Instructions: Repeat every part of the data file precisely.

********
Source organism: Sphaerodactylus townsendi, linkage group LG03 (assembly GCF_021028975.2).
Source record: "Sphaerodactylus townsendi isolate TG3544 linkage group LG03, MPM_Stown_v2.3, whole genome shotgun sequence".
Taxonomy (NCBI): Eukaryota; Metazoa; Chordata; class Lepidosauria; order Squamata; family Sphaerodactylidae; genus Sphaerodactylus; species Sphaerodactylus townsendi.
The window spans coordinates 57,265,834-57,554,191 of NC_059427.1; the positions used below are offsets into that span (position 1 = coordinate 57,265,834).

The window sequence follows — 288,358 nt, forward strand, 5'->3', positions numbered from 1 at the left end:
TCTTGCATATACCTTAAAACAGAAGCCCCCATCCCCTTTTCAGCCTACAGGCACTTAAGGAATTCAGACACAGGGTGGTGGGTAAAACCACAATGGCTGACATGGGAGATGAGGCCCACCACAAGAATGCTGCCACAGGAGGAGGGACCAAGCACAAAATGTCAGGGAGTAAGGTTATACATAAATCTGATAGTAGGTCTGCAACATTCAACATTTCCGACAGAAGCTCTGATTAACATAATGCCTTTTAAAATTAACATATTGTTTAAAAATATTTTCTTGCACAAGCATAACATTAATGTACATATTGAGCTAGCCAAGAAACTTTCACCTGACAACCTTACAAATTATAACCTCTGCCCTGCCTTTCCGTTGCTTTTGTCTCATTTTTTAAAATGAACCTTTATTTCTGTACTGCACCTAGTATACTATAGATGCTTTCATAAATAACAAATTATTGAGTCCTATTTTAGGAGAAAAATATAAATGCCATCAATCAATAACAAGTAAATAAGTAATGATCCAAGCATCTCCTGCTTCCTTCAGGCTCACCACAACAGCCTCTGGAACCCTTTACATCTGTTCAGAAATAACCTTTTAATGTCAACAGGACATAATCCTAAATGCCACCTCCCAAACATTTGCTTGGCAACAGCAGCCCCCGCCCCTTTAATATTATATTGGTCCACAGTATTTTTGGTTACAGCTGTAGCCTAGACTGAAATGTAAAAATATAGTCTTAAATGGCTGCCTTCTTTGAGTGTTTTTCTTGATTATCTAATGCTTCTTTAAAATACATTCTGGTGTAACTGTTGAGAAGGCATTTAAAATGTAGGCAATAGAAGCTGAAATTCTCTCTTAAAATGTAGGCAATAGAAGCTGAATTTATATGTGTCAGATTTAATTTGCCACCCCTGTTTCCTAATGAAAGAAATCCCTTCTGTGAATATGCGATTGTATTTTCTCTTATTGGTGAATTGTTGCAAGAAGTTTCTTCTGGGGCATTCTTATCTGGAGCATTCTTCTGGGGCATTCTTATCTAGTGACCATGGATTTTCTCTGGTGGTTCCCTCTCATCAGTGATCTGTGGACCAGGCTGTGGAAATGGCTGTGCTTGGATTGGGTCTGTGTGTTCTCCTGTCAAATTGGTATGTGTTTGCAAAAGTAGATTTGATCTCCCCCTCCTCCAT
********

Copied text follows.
Source organism: Sphaerodactylus townsendi, linkage group LG03 (assembly GCF_021028975.2).
Source record: "Sphaerodactylus townsendi isolate TG3544 linkage group LG03, MPM_Stown_v2.3, whole genome shotgun sequence".
Taxonomy (NCBI): Eukaryota; Metazoa; Chordata; class Lepidosauria; order Squamata; family Sphaerodactylidae; genus Sphaerodactylus; species Sphaerodactylus townsendi.
The window spans coordinates 57,265,834-57,554,191 of NC_059427.1; the positions used below are offsets into that span (position 1 = coordinate 57,265,834).

The window sequence follows — 288,358 nt, forward strand, 5'->3', positions numbered from 1 at the left end:
TCTTGCATATACCTTAAAACAGAAGCCCCCATCCCCTTTTCAGCCTACAGGCACTTAAGGAATTCAGACACAGGGTGGTGGGTAAAACCACAATGGCTGACATGGGAGATGAGGCCCACCACAAGAATGCTGCCACAGGAGGAGGGACCAAGCACAAAATGTCAGGGAGTAAGGTTATACATAAATCTGATAGTAGGTCTGCAACATTCAACATTTCCGACAGAAGCTCTGATTAACATAATGCCTTTTAAAATTAACATATTGTTTAAAAATATTTTCTTGCACAAGCATAACATTAATGTACATATTGAGCTAGCCAAGAAACTTTCACCTGACAACCTTACAAATTATAACCTCTGCCCTGCCTTTCCGTTGCTTTTGTCTCATTTTTTAAAATGAACCTTTATTTCTGTACTGCACCTAGTATACTATAGATGCTTTCATAAATAACAAATTATTGAGTCCTATTTTAGGAGAAAAATATAAATGCCATCAATCAATAACAAGTAAATAAGTAATGATCCAAGCATCTCCTGCTTCCTTCAGGCTCACCACAACAGCCTCTGGAACCCTTTACATCTGTTCAGAAATAACCTTTTAATGTCAACAGGACATAATCCTAAATGCCACCTCCCAAACATTTGCTTGGCAACAGCAGCCCCCGCCCCTTTAATATTATATTGGTCCACAGTATTTTTGGTTACAGCTGTAGCCTAGACTGAAATGTAAAAATATAGTCTTAAATGGCTGCCTTCTTTGAGTGTTTTTCTTGATTATCTAATGCTTCTTTAAAATACATTCTGGTGTAACTGTTGAGAAGGCATTTAAAATGTAGGCAATAGAAGCTGAAATTCTCTCTTAAAATGTAGGCAATAGAAGCTGAATTTATATGTGTCAGATTTAATTTGCCACCCCTGTTTCCTAATGAAAGAAATCCCTTCTGTGAATATGCGATTGTATTTTCTCTTATTGGTGAATTGTTGCAAGAAGTTTCTTCTGGGGCATTCTTATCTGGAGCATTCTTCTGGGGCATTCTTATCTAGTGACCATGGATTTTCTCTGGTGGTTCCCTCTCATCAGTGATCTGTGGACCAGGCTGTGGAAATGGCTGTGCTTGGATTGGGTCTGTGTGTTCTCCTGTCAAATTGGTATGTGTTTGCAAAAGTAGATTTGATCTCCCCCTCCTCCAT